The England team for the third Test contained only three genuine recognised batsmen in Alastair Cook, Joe Root and Haseeb Hameed. It was a selection that was a recipe for failure.
All the rest were excellent, dual-purpose all-rounders, but why do England keep picking six bowlers when they have a problem with batting collapses? Look at our batting over the past three years. The facts and figures tell everyone who studies and watches England that whatever faults they have in other areas, their biggest weakness is not making enough runs.
Yet the captain and coach still persist with this crazy idea of packing the team with six bowling options.
When Andrew Strauss was captain, it was automatic to play only four bowlers. Try as anyone might, he could hardly ever be talked into playing a fifth bowler, never mind a sixth like we have now. Nobody can blame the selectors back in England. This is at the door of captain Cook and coach Trevor Bayliss. They select the team on tour.
In the first innings at Mohali, we had two off-spinners bowl a total of 29 overs between them; Moeen Ali bowled 13 and Gareth Batty 16. That is half a spell of bowling each and neither managed a wicket. Moeen or Batty could — and should — each be able to bowl 29 overs of slow spin in an innings. If they cannot, then they should not be playing.
For goodness sake, find and play some proper batsmen and then the all-rounders will become huge pluses. For some time now, the all-rounders have had to dig England out of a mess. They are good, so sometimes they succeed, but asking them to do it all the time will not work. The top five batsmen should be scoring more runs and giving a platform for the middle order to do some serious damage to the opposition later on.
You have to ask yourself how England select a tour squad without a third opening batsman. Also, if they pick Gary Ballance as a spare batsman and then have no confidence in his ability against spin after his failure in Bangladesh on turning pitches, then why not send him home? There is no point in him being in India if the captain and coach have lost confidence in him and select a wicketkeeper, Jos Buttler, in front of him. Ballance is now reduced to a drinks waiter and batting in the nets, which is soul destroying.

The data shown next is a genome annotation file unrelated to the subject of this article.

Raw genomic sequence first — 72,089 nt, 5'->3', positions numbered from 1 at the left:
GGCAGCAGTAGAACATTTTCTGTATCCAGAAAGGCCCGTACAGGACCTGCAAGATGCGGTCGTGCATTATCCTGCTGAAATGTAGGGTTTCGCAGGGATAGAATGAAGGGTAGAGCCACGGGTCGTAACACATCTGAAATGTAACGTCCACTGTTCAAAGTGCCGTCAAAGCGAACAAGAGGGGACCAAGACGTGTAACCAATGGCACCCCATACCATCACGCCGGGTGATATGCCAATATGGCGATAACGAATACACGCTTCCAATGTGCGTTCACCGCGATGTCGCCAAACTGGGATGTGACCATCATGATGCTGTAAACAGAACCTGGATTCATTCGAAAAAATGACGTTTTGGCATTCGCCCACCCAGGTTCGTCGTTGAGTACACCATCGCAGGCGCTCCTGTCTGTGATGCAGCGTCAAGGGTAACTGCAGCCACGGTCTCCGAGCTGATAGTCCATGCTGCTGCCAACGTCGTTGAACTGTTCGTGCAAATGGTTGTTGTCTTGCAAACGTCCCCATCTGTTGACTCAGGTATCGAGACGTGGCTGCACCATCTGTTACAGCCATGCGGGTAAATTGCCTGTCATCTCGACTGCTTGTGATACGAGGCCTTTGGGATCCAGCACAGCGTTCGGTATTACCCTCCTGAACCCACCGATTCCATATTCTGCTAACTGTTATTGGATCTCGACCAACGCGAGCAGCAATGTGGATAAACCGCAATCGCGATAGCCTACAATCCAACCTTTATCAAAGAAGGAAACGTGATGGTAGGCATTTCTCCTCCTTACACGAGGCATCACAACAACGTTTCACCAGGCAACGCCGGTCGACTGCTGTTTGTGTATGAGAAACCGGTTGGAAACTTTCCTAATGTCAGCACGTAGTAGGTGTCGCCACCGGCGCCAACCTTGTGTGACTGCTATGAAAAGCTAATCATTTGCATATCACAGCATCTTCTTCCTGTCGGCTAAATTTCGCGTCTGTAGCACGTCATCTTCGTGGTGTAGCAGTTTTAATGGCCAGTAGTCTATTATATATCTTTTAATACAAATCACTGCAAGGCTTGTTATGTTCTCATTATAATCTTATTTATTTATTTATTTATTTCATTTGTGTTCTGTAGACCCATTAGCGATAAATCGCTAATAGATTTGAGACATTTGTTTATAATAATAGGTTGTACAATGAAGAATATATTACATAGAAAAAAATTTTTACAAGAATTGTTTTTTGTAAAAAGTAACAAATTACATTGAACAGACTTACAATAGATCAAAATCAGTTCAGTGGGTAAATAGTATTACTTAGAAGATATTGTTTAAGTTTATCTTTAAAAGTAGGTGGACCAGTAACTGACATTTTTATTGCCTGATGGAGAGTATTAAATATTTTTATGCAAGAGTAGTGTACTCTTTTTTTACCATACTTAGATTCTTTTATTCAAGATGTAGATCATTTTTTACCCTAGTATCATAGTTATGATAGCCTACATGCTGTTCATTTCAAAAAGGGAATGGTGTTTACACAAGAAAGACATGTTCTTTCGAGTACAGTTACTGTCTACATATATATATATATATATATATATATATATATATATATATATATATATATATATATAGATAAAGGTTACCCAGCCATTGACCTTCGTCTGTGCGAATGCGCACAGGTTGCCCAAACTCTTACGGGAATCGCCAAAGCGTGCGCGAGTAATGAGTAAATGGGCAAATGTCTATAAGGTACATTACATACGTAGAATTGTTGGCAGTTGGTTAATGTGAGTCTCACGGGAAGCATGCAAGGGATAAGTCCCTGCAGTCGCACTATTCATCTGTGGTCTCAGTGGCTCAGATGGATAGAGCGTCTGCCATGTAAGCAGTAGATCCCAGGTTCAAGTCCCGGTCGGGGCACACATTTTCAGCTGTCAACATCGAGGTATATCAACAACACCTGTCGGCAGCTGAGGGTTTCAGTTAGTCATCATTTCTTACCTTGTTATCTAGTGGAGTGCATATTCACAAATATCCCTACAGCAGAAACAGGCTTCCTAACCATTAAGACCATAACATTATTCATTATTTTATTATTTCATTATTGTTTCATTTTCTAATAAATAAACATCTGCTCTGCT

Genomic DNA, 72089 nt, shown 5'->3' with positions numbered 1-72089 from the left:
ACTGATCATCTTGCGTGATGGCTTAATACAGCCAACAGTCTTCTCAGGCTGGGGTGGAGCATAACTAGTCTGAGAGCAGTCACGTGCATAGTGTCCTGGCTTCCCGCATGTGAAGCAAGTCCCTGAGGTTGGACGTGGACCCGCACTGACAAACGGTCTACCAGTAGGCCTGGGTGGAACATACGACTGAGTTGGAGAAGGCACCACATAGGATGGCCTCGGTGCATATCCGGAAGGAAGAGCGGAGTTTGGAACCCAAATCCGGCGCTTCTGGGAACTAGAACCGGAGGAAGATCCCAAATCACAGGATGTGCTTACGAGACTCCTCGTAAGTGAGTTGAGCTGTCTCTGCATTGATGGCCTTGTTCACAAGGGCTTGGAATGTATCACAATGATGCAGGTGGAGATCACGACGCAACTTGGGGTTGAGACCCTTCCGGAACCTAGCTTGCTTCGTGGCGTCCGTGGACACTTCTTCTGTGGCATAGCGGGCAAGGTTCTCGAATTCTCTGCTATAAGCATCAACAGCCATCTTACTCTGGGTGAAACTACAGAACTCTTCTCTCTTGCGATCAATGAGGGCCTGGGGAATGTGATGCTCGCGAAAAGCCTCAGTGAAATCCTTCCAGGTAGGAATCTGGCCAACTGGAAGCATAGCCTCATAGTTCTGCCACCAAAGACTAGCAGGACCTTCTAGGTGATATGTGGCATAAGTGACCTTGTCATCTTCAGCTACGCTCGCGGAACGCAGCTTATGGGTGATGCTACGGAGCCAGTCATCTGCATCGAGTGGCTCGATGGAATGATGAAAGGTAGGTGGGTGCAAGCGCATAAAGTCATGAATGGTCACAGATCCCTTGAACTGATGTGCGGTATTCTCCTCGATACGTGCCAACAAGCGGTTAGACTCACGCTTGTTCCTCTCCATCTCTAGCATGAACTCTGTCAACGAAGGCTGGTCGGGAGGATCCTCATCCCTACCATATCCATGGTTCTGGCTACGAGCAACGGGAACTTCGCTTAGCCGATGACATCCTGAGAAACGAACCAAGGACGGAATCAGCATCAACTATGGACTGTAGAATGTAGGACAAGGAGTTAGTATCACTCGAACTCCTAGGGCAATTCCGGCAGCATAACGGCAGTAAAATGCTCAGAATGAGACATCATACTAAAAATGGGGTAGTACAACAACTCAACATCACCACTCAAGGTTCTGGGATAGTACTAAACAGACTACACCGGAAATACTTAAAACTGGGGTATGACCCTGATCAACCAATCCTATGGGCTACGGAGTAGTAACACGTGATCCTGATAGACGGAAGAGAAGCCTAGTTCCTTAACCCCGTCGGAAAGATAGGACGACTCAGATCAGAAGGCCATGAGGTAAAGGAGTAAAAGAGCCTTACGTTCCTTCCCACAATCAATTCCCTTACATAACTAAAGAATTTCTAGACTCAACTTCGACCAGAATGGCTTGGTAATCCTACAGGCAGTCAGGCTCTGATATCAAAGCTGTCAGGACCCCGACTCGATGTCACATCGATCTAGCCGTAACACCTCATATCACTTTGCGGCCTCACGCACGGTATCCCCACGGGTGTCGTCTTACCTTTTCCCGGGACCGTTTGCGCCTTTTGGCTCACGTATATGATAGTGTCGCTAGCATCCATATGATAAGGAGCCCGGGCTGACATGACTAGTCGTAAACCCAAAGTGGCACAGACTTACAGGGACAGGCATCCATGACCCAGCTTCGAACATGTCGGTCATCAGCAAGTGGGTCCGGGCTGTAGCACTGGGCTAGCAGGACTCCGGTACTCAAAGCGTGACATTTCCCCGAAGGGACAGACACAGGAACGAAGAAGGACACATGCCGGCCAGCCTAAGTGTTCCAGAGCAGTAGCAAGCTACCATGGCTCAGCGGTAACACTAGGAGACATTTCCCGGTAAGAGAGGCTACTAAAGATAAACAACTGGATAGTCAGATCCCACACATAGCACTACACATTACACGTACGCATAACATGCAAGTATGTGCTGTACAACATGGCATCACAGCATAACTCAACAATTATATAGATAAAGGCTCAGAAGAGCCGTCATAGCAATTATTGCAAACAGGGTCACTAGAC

Cook and Bayliss are paid to have the bottle to make difficult decisions. It may seem brutal but it would be better for the lad to go home and regain his self-belief and for England to bring in someone from the Lions playing in the United Arab Emirates at the moment. The biggest problem with England’s batting is that the whole set-up talk too much about scoring rates, attacking the bowlers, putting pressure on the opposition by not letting them settle.
That is great for T20 and 50-over cricket and maybe sometimes, when Test pitches are easy batting surfaces. In Test matches when the ball swings, seams or spins, it is vital to have a great defence allied to patience and concentration. If you cannot stay in, you cannot score runs.
It is the same principle in golf. Jack Nicklaus said it was not always about playing great shots, it was more about not making stupid mistakes. He is on record as saying that 70 per cent of his game was defence and only 30 per cent attack. It is not rocket science. Most of our batsmen need to learn how to think differently when batting in Tests as opposed to one-dayers.
If you can make a fast hundred, fantastic, but that is not easy and happens only occasionally. If you cannot do that, then our players need to make a slow hundred and realise that it is better than a quick cameo 30 or 40. England’s batsmen need to become more old-fashioned. Stay in, wear the bowlers down, make a solid platform for the middle and late order to have the freedom to attack.
There are three sessions a day in a Test match. England scrap and fight and stay in the contest for many of those sessions. They are equal to India but then they capitulate. They cannot stay the pace when the pressure gets to them. I believe it is a mental problem. England have a team psychologist and he needs to start doing his job and finding out why the players buckle individually and collectively so often.
England have some of the best players in the world. Cook, Root, James Anderson, Stuart Broad, Ben Stokes and Jonny Bairstow are world class Test match players. But we win, we lose, we are up and down like a yo-yo.
From one session to the next, you never know what you are going to get from England. It is a roller-coaster ride watching them. England seem very comfortable playing on pitches at home and in South Africa, where our seam bowlers are a dominant force, but on slow turning pitches they have sunk twice in the UAE, Bangladesh and now India.
How many times must I say that batsmen put you in a position to win Test matches by scoring runs, and bowlers then win the game? It is still a fact now, but England are failing to do it.
— The Telegraph Group Limited, London 2016